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ERIC Number: EJ850181
Record Type: Journal
Publication Date: 2006-Jan
Pages: 13
Abstractor: As Provided
Reference Count: 44
ISBN: N/A
ISSN: ISSN-1363-755X
How Fantasy Benefits Young Children's Understanding of Pretense
Sobel, David M.
Developmental Science, v9 n1 p63-75 Jan 2006
Sobel and Lillard (2001 ) demonstrated that 4-year-olds' understanding of the role that the mind plays in pretending improved when children were asked questions in a fantasy context. The present study investigated whether this fantasy effect was motivated by children recognizing that fantasy contains violations of real-world causal structure. In Experiment 1, 4-year-olds were shown a fantasy character engaged in ordinary actions or actions that violated causal knowledge. Children were more likely to say that a troll doll who was acting like but ignorant of the character was not pretending to be that character when read the violation story. Experiment 2 suggested that this difference was not caused by a greater interest in the violation story. Experiment 3 demonstrated a similar difference for characters engaged in social and functional violations that were possible in the real world. These data are consistent with the hypothesis that preschoolers use actions and appearance more than mental states to make judgments about pretense, but that those judgments can be influenced by the context in which the questions are presented.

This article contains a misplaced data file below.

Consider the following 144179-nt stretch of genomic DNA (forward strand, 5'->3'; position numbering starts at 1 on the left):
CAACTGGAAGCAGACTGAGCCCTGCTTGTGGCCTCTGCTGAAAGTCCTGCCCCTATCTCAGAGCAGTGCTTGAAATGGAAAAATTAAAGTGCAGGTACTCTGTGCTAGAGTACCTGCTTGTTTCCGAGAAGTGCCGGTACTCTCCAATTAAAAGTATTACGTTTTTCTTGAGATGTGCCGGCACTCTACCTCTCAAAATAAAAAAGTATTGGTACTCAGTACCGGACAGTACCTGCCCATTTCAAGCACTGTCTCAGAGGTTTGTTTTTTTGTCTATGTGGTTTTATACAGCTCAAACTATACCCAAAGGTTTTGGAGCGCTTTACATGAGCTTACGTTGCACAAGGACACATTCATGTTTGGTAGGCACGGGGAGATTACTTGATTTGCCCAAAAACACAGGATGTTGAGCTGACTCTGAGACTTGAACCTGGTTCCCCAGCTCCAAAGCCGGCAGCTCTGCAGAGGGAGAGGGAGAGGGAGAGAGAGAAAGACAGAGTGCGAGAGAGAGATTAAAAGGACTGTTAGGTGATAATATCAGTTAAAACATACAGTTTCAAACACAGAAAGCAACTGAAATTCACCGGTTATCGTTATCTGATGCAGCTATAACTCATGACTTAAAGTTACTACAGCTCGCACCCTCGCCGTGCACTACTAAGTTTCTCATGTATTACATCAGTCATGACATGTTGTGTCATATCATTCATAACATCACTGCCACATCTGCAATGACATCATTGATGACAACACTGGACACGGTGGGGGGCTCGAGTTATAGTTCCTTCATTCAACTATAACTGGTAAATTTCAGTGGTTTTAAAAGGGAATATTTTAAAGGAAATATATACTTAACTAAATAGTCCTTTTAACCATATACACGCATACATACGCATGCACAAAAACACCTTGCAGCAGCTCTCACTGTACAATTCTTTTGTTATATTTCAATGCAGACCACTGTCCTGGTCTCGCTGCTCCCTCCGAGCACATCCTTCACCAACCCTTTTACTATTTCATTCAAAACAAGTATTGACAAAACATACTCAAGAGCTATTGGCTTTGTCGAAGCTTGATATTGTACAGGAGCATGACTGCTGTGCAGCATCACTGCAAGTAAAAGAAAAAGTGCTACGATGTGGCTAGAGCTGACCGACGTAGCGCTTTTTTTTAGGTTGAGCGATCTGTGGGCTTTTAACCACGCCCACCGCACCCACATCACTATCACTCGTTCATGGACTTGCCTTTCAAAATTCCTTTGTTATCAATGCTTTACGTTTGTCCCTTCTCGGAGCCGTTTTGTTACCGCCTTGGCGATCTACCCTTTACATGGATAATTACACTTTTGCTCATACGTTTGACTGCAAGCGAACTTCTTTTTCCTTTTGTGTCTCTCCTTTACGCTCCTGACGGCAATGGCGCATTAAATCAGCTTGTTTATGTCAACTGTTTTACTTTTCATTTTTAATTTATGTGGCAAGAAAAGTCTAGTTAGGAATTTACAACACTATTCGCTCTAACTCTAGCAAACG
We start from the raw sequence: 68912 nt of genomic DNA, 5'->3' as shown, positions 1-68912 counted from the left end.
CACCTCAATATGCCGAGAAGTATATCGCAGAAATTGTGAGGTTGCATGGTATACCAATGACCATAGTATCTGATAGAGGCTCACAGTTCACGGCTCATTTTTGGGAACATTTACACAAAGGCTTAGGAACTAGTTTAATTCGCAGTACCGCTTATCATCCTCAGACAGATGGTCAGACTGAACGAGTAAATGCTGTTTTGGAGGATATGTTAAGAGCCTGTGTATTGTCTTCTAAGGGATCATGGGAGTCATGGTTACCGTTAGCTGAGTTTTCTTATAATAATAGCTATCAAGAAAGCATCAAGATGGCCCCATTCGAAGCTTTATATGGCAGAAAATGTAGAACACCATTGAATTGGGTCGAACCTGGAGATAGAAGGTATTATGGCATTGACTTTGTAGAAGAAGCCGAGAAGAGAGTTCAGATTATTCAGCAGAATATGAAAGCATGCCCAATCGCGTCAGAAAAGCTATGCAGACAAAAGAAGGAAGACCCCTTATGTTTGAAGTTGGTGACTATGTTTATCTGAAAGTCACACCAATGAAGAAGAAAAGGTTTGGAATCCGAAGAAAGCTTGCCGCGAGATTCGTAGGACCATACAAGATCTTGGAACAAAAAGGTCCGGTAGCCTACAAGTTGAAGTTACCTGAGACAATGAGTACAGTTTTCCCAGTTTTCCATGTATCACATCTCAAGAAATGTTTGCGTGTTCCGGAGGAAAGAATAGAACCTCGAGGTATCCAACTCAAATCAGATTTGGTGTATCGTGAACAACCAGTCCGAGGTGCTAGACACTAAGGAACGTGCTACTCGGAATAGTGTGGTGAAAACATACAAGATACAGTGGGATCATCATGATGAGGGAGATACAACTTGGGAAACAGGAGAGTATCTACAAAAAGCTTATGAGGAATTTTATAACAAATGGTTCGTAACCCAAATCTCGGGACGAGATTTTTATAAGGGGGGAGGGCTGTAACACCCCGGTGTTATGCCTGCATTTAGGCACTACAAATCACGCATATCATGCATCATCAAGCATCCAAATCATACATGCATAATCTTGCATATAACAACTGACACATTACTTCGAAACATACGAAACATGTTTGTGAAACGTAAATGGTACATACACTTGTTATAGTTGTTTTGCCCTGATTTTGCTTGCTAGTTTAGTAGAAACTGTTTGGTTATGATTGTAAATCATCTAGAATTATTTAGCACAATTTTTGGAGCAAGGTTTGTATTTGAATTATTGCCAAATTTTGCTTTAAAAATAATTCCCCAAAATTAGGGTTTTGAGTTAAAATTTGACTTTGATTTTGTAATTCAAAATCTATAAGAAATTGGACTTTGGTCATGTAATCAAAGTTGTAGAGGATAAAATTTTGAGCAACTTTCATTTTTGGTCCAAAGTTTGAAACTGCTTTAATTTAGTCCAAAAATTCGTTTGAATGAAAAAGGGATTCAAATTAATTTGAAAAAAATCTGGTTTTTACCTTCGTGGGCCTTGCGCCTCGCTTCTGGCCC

Wiley-Blackwell. 350 Main Street, Malden, MA 02148. Tel: 800-835-6770; Tel: 781-388-8598; Fax: 781-388-8232; e-mail: cs-journals@wiley.com; Web site: http://www.wiley.com/WileyCDA/
Publication Type: Journal Articles; Reports - Research
Education Level: Early Childhood Education; Preschool Education
Audience: N/A
Language: English
Sponsor: N/A
Authoring Institution: N/A